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Acute Exposure to Diesel Exhaust Increases Muscle Sympathetic Nerve Activity in Humans
Umeå University, Faculty of Medicine, Department of Public Health and Clinical Medicine, Pulmonary Medicine.ORCID iD: 0000-0002-8753-830X
Umeå University, Faculty of Medicine, Department of Public Health and Clinical Medicine, Pulmonary Medicine.
School of Medicine Western Sydney University Sydney NSW Australia.
Human Autonomic Neurophysiology Laboratory School of Medicine Baker Heart and Diabetes Institute Melbourne Vic. Australia; Department of Physiology School of Biomedical Sciences The University of Melbourne Melbourne Vic. Australia.
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2021 (English)In: Journal of the American Heart Association: Cardiovascular and Cerebrovascular Disease, ISSN 2047-9980, E-ISSN 2047-9980, Vol. 10, no 10, article id e018448Article in journal (Refereed) Published
Abstract [en]

Background: Diesel exhaust (DE) emissions are a major contributor to ambient air pollution and are strongly associated with cardiovascular morbidity and mortality. Exposure to traffic-related particulate matter is linked with acute adverse cardiovascular events; however, the mechanisms are not fully understood. We examined the role of the autonomic nervous system during exposure to DE that has previously only been indirectly investigated.

Methods and Results: Using microneurography, we measured muscle sympathetic nerve activity (MSNA) directly in the peroneal nerve of 16 healthy individuals. MSNA, heart rate, and respiration were recorded while subjects rested breathing filtered air, filtered air with an exposure mask, and standardized diluted DE (300 µg/m3) through the exposure mask. Heart rate variability was assessed from an ECG. DE inhalation rapidly causes an increase in number of MSNA bursts as well as the size of bursts within 10 minutes, peaking by 30 minutes (P<0.001), compared with baseline filtered air with an exposure mask. No significant changes occurred in heart rate variability indices during DE exposure; however, MSNA frequency correlated negatively with total power (r2=0.294, P=0.03) and low frequency (r2=0.258, P=0.045). Heart rate correlated positively with MSNA frequency (r2=0.268, P=0.04) and the change in percentage of larger bursts (burst amplitude, height >50% of the maximum burst) from filtered air with an exposure mask (r2=0.368, P=0.013).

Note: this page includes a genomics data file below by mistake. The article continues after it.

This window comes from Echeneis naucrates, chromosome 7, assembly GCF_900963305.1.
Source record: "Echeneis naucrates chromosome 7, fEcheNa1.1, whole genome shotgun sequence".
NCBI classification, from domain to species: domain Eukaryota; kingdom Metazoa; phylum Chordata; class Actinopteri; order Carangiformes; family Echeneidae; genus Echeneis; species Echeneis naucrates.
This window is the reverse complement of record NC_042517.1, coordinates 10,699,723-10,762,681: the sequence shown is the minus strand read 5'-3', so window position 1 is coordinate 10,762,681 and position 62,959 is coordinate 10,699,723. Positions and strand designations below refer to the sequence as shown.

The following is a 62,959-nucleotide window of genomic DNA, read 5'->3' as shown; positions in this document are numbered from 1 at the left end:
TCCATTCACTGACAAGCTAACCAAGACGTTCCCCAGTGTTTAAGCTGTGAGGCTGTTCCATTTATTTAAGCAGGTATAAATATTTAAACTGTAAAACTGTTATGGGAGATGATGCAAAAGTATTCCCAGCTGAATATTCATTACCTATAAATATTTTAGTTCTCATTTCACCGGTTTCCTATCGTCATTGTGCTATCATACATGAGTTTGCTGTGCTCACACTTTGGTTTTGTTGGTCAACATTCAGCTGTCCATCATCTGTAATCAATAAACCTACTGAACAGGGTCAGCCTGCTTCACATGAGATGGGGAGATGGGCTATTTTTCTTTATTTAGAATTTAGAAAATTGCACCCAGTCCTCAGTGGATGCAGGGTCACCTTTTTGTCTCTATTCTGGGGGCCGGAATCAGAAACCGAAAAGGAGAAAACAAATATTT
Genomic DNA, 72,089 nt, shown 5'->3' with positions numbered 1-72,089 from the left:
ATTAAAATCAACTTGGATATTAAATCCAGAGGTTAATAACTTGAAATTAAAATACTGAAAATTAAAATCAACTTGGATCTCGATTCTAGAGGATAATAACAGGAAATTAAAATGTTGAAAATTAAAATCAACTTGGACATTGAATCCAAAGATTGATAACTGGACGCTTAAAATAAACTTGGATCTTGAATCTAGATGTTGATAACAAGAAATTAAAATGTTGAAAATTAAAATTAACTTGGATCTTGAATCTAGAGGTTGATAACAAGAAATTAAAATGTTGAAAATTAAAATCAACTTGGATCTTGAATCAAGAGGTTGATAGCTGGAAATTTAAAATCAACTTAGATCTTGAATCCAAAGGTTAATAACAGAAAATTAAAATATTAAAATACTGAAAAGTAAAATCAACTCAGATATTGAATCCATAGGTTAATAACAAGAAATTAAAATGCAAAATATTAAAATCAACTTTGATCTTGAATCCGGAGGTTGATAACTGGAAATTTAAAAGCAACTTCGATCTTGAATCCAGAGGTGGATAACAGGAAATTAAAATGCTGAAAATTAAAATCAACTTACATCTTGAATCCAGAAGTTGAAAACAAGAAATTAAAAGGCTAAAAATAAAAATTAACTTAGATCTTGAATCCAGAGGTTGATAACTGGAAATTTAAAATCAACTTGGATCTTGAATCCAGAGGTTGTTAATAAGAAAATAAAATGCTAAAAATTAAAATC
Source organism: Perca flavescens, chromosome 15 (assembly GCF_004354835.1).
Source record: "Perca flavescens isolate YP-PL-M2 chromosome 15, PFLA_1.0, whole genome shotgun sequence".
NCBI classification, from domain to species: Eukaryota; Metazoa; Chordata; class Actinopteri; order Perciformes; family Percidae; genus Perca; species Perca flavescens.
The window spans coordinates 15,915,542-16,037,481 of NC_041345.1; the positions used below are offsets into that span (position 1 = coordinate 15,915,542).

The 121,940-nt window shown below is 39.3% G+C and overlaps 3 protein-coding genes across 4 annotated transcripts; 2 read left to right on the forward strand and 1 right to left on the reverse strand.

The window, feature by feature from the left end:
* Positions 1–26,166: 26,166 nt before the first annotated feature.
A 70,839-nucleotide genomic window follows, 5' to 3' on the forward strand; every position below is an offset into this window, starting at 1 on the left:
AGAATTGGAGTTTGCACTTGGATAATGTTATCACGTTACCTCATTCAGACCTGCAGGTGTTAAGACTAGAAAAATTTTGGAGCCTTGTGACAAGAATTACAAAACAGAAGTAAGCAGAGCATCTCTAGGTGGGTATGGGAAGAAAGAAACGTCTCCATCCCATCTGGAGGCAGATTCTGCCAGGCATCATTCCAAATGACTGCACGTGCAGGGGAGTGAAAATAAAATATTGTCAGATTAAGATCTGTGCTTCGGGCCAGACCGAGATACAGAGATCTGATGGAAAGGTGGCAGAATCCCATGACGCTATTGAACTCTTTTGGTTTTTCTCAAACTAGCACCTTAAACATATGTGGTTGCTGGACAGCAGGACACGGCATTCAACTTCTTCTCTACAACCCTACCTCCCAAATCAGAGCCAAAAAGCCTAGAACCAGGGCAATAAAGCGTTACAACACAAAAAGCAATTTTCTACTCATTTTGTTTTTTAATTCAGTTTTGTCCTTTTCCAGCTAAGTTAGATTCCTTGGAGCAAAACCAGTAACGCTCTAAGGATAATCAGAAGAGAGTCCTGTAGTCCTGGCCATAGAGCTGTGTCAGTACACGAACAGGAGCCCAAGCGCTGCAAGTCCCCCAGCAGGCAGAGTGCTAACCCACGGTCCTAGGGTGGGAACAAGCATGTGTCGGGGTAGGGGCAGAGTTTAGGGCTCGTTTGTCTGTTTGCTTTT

Conclusions: Our study provides direct evidence for the rapid modulation of the autonomic nervous system after exposure to DE, with an increase in MSNA. The quick increase in sympathetic outflow may explain the strong epidemiological data associating traffic-related particulate matter to acute adverse cardiovascular events such as myocardial infarction.

Registration: URL: https://www.clinicaltrials.gov; Unique identifier: NCT02892279.

Place, publisher, year, edition, pages
Wiley-Blackwell Publishing Inc., 2021. Vol. 10, no 10, article id e018448
Keywords [en]
air pollution, autonomic nervous system, diesel, heart rate variability, muscle sympathetic nerve activity, sympatho‐excitation
National Category
Cardiac and Cardiovascular Systems
Identifiers
URN: urn:nbn:se:umu:diva-183918DOI: 10.1161/JAHA.120.018448ISI: 000651436300025PubMedID: 33942621Scopus ID: 2-s2.0-85106552074OAI: oai:DiVA.org:umu-183918DiVA, id: diva2:1560697
Funder
Swedish Heart Lung FoundationForte, Swedish Research Council for Health, Working Life and WelfareVästerbotten County CouncilAvailable from: 2021-06-04 Created: 2021-06-04 Last updated: 2023-03-24Bibliographically approved

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Rankin, Gregory D.Kabéle, MikaelSandström, ThomasBosson, Jenny A.

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